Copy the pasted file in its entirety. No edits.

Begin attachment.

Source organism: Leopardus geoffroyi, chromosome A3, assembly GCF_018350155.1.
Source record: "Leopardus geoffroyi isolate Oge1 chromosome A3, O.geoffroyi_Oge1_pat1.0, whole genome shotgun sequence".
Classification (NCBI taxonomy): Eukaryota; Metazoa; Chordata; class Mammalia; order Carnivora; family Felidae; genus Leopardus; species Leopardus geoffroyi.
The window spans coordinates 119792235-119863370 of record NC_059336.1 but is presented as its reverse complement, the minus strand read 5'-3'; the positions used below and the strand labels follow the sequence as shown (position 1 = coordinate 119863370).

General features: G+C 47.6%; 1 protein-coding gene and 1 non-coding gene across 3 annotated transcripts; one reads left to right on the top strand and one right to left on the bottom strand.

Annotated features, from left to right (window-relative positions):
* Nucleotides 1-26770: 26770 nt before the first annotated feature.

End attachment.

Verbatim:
Source organism: Leopardus geoffroyi, chromosome A3, assembly GCF_018350155.1.
Source record: "Leopardus geoffroyi isolate Oge1 chromosome A3, O.geoffroyi_Oge1_pat1.0, whole genome shotgun sequence".
Classification (NCBI taxonomy): Eukaryota; Metazoa; Chordata; class Mammalia; order Carnivora; family Felidae; genus Leopardus; species Leopardus geoffroyi.
The window spans coordinates 119792235-119863370 of record NC_059336.1 but is presented as its reverse complement, the minus strand read 5'-3'; the positions used below and the strand labels follow the sequence as shown (position 1 = coordinate 119863370).

General features: G+C 47.6%; 1 protein-coding gene and 1 non-coding gene across 3 annotated transcripts; one reads left to right on the top strand and one right to left on the bottom strand.

Annotated features, from left to right (window-relative positions):
* Nucleotides 1-26770: 26770 nt before the first annotated feature.